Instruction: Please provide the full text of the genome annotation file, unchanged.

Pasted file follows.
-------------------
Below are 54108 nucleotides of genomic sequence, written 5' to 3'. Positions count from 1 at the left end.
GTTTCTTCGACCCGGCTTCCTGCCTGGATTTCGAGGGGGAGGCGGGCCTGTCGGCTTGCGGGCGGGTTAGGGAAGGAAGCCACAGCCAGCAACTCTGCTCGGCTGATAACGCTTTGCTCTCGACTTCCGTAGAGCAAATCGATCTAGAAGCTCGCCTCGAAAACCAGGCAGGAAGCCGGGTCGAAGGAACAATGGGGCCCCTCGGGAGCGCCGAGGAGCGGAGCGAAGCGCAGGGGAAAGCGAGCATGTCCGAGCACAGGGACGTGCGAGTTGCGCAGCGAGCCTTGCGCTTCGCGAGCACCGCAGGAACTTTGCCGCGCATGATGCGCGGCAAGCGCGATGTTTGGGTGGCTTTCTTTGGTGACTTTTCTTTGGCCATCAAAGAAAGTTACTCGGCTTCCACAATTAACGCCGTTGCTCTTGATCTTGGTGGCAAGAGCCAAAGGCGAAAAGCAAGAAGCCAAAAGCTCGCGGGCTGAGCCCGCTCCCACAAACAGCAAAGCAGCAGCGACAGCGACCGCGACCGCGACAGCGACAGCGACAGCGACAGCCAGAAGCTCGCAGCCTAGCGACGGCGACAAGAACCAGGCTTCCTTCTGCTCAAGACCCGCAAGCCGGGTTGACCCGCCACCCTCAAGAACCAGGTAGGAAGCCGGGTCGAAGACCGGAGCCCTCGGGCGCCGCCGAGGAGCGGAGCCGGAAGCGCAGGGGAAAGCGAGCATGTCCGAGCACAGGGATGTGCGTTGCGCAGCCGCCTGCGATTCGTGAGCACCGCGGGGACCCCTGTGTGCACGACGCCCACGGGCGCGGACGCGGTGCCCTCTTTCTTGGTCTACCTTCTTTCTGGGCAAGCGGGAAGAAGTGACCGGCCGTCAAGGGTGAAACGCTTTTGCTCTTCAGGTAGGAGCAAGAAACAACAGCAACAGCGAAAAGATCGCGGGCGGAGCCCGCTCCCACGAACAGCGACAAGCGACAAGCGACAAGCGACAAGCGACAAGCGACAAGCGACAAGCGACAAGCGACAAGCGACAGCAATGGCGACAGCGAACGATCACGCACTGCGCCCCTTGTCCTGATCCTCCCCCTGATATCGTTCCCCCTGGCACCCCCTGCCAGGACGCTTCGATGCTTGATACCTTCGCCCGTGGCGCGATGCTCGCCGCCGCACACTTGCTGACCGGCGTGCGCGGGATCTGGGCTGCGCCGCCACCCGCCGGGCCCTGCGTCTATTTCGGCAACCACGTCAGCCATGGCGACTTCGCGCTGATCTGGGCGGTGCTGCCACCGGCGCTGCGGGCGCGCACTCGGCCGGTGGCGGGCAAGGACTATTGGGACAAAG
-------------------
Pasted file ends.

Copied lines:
Below are 54108 nucleotides of genomic sequence, written 5' to 3'. Positions count from 1 at the left end.
GTTTCTTCGACCCGGCTTCCTGCCTGGATTTCGAGGGGGAGGCGGGCCTGTCGGCTTGCGGGCGGGTTAGGGAAGGAAGCCACAGCCAGCAACTCTGCTCGGCTGATAACGCTTTGCTCTCGACTTCCGTAGAGCAAATCGATCTAGAAGCTCGCCTCGAAAACCAGGCAGGAAGCCGGGTCGAAGGAACAATGGGGCCCCTCGGGAGCGCCGAGGAGCGGAGCGAAGCGCAGGGGAAAGCGAGCATGTCCGAGCACAGGGACGTGCGAGTTGCGCAGCGAGCCTTGCGCTTCGCGAGCACCGCAGGAACTTTGCCGCGCATGATGCGCGGCAAGCGCGATGTTTGGGTGGCTTTCTTTGGTGACTTTTCTTTGGCCATCAAAGAAAGTTACTCGGCTTCCACAATTAACGCCGTTGCTCTTGATCTTGGTGGCAAGAGCCAAAGGCGAAAAGCAAGAAGCCAAAAGCTCGCGGGCTGAGCCCGCTCCCACAAACAGCAAAGCAGCAGCGACAGCGACCGCGACCGCGACAGCGACAGCGACAGCGACAGCCAGAAGCTCGCAGCCTAGCGACGGCGACAAGAACCAGGCTTCCTTCTGCTCAAGACCCGCAAGCCGGGTTGACCCGCCACCCTCAAGAACCAGGTAGGAAGCCGGGTCGAAGACCGGAGCCCTCGGGCGCCGCCGAGGAGCGGAGCCGGAAGCGCAGGGGAAAGCGAGCATGTCCGAGCACAGGGATGTGCGTTGCGCAGCCGCCTGCGATTCGTGAGCACCGCGGGGACCCCTGTGTGCACGACGCCCACGGGCGCGGACGCGGTGCCCTCTTTCTTGGTCTACCTTCTTTCTGGGCAAGCGGGAAGAAGTGACCGGCCGTCAAGGGTGAAACGCTTTTGCTCTTCAGGTAGGAGCAAGAAACAACAGCAACAGCGAAAAGATCGCGGGCGGAGCCCGCTCCCACGAACAGCGACAAGCGACAAGCGACAAGCGACAAGCGACAAGCGACAAGCGACAAGCGACAAGCGACAAGCGACAGCAATGGCGACAGCGAACGATCACGCACTGCGCCCCTTGTCCTGATCCTCCCCCTGATATCGTTCCCCCTGGCACCCCCTGCCAGGACGCTTCGATGCTTGATACCTTCGCCCGTGGCGCGATGCTCGCCGCCGCACACTTGCTGACCGGCGTGCGCGGGATCTGGGCTGCGCCGCCACCCGCCGGGCCCTGCGTCTATTTCGGCAACCACGTCAGCCATGGCGACTTCGCGCTGATCTGGGCGGTGCTGCCACCGGCGCTGCGGGCGCGCACTCGGCCGGTGGCGGGCAAGGACTATTGGGACAAAG